Friday, August 13, 2010

Stories: All New Tales Edited by Neil Gaiman and Al Sarrantonio

I put this book on hold from the library since included a new story by Neil Gaiman, one my favorite authors.  I was surprised and delighted to find that my favorite stories in this collection were by other authors, some of whom I'd never read before.  For example, I probably never would have read anything by horror author Joe Hill (son of Stephen King) but his story, "The Devil on the Staircase," is one that I won't forget.  After committing a crime of passion, a poor Italian laborer rushes down mysterious stone steps into what he believes is Hell, with devastating long-term results.

I expected this collection to be filled with stories of the supernatural, fantasy, and science fiction, but some of them were mystery and suspense.  I recognized quite a few of the authors, and some of them surprised me -- Jodi Picoult, who isn't really known for fantasy/supernatural; Joanne Harris, best known for Chocolat; Joyce Carol Oates; Richard Adams (of Watership Down fame).

My least favorite was probably "Catch and Release" by Lawrence Block, which gets into the mind of a serial killer.  Normally I like his stories, but this one was just a little too realistic, so much so that I can't forget it and wish I hadn't read it.  Block has a similar story in an older collection called Some Days You Get the Bear -- I read it more than ten years ago and I still can't forget it, and not in a good way.  Still makes me shudder to think about it.

But anyhow, I should focus on the best stories.  My favorite has to be by Diana Wynne Jones (I didn't even know she was in the collection until I saw it in the book, so that was a lovely surprise!); it's called "Samantha's Diary," about a woman who starts receiving gifts from a stranger -- all the gifts from The Twelve Days of Christmas.  Every day -- it begins with the partridge in the tree, then the doves, the hens, and all the rest.  It's driving her crazy and all the birds are making a horrible mess.  I thought it was hilarious.  Even if I wasn't an enormous fan of her work, I think I still would have liked this one best.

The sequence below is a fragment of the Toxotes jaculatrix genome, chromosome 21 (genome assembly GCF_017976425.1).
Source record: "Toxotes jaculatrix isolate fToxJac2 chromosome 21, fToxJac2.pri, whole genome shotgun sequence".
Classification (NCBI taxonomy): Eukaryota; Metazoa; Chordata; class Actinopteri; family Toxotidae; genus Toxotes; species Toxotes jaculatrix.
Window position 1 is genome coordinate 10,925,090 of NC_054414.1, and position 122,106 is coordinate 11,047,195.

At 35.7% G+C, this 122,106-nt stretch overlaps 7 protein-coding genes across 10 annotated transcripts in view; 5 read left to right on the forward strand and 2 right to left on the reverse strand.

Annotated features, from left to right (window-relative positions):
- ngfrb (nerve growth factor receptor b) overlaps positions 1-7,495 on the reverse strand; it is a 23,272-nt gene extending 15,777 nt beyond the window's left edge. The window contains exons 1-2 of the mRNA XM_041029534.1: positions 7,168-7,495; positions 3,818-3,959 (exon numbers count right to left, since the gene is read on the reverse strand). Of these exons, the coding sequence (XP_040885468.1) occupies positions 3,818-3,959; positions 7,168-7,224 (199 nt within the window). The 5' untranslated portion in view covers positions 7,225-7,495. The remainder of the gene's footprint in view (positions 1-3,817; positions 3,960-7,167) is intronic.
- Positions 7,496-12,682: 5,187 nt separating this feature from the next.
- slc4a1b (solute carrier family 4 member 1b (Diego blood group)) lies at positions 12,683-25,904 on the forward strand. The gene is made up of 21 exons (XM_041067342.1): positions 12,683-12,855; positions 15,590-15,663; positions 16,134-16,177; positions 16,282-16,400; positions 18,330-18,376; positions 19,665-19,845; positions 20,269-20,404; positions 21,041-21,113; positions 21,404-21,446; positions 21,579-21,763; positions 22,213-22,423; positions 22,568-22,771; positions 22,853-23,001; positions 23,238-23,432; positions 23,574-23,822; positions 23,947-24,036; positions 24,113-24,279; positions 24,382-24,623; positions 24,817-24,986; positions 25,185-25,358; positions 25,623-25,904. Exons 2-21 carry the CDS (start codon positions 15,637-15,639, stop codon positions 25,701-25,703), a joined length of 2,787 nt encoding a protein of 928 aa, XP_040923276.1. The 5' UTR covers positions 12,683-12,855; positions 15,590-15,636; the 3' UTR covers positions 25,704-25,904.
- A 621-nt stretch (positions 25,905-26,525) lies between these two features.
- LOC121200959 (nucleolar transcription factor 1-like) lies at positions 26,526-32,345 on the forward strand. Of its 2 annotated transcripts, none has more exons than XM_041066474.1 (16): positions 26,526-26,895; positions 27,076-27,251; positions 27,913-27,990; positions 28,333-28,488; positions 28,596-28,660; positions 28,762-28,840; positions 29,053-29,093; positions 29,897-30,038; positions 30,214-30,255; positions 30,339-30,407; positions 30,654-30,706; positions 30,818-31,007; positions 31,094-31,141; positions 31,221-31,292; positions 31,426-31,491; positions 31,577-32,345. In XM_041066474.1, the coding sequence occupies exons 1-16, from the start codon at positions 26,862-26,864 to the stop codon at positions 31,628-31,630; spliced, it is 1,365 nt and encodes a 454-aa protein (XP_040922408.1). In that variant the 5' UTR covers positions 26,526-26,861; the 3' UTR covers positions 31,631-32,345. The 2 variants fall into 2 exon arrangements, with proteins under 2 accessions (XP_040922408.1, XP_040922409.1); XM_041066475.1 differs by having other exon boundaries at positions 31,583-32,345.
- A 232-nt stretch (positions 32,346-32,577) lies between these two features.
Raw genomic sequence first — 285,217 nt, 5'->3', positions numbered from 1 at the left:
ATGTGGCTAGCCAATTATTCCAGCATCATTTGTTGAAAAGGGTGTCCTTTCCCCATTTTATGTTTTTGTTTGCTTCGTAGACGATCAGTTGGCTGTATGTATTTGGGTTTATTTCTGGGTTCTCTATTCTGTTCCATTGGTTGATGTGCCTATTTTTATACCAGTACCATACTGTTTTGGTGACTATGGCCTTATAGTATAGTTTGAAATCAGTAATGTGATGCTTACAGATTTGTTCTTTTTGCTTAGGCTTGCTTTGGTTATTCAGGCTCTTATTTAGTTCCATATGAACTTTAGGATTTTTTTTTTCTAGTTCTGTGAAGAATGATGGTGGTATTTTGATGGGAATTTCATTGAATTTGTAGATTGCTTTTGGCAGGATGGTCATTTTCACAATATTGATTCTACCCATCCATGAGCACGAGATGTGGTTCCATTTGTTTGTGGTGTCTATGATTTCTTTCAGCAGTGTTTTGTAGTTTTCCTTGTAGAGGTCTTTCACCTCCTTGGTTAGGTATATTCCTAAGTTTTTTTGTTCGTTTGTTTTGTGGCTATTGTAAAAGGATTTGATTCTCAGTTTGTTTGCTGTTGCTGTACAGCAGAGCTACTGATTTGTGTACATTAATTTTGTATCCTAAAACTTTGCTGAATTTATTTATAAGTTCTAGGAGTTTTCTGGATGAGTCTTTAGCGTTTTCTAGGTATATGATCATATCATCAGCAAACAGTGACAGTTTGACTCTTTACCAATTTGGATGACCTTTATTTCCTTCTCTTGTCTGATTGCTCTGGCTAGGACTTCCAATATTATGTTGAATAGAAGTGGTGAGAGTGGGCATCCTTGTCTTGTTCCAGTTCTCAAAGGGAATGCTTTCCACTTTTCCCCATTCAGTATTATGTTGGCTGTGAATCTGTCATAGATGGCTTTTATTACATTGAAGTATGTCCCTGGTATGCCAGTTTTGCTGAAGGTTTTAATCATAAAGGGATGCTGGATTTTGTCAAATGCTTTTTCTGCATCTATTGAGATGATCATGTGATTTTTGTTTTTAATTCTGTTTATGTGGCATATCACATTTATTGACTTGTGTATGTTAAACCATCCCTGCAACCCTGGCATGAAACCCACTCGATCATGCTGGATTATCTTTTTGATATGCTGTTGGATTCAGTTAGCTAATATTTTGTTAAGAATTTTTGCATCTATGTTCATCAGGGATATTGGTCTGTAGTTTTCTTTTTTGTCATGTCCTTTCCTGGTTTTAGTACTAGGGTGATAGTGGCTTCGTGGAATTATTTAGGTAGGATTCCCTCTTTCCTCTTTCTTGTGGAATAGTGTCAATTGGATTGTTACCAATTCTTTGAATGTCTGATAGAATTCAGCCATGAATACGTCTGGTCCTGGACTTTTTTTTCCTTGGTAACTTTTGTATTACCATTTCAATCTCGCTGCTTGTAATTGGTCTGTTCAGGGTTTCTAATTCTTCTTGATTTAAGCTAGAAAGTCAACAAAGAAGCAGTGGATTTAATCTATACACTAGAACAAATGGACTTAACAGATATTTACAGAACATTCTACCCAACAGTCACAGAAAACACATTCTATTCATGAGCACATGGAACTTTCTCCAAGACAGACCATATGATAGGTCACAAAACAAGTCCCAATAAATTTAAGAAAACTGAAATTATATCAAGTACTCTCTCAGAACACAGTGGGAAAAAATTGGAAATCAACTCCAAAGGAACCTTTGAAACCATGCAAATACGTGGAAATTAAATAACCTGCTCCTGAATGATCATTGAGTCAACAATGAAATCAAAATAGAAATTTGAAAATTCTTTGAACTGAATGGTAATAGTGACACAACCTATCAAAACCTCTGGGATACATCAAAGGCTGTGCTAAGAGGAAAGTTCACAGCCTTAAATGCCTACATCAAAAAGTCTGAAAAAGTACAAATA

Of course the collection includes a vampire story.  After Twilight and Sookie Stackhouse, I'm a little tired of vampires, but "Juvenal Nyx" by Walter Mosely was really good, one of the best vampire stories I've ever read.  I'd never read Mosely though I've seen the movie version of Devil in a Blue Dress.  Next time I'm in the mood for a mystery I will definitely look for one of his books.

Overall, this was a really interesting mix of stories, authors, and styles.  They seem really disparate, but the collection really works because of the quality of the writing.  It really sucked me in and I was compelled to finish all of them, so that's saying something.


  1. I was looking for this one a month before it came out (and, not surprisingly, didn't find it!) and then promptly forgot about it! I just put in a hold at the library and will be sure to avoid Catch and Release because I would be affected the same way. And I can't wait to read the Diana Wynne Jones story!

  2. Chris at Stuff as Dreams are Made On said the same about "Catch and Release"... it sounds VERY disturbing, and not in a good way :\ But anyway, I really need to get my hands on this book! It sounds wonderful overall. And hooray for DWJ :)

  3. Kristen -- the DWJ story is just great. It's not really a fantasy story, not much like her usual stuff. But it's really funny.

    Nymeth -- that story is really creepy. I'm kind of over the whole serial killer genre. Makes me shudder. It was well written and I couldn't stop reading it, but I'm sorry I did.

  4. I'm not a big short story person, but this sounds good--and I love the cover! If I do read it, I'll be sure to skip the serial killer one. I have enough nightmares without adding fuel to the fire. :p

  5. I love the cover too -- I have no idea what it means, but I like the whimsey. I don't know if it's a goo representation of what's inside, but it's funny. I think the covers in other countries are very different.